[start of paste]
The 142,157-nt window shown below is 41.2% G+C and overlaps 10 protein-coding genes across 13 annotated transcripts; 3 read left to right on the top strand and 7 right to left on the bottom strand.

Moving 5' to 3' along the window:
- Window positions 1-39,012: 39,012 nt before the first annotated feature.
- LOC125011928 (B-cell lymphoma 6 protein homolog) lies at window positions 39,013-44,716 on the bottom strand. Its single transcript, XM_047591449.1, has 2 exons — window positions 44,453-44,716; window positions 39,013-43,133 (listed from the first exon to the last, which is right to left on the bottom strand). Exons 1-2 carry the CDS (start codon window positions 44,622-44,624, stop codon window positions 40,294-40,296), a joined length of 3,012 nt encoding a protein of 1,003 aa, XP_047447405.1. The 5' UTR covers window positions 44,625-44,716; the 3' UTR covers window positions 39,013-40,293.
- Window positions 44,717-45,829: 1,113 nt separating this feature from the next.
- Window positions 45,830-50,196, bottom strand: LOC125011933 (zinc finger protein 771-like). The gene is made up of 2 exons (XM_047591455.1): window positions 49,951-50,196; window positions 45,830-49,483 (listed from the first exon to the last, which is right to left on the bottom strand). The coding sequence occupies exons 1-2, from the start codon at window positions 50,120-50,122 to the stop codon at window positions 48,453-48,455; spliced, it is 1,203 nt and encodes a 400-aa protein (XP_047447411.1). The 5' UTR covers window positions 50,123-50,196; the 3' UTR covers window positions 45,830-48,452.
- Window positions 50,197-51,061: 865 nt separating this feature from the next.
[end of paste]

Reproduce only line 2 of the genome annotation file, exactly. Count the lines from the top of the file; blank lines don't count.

Moving 5' to 3' along the window: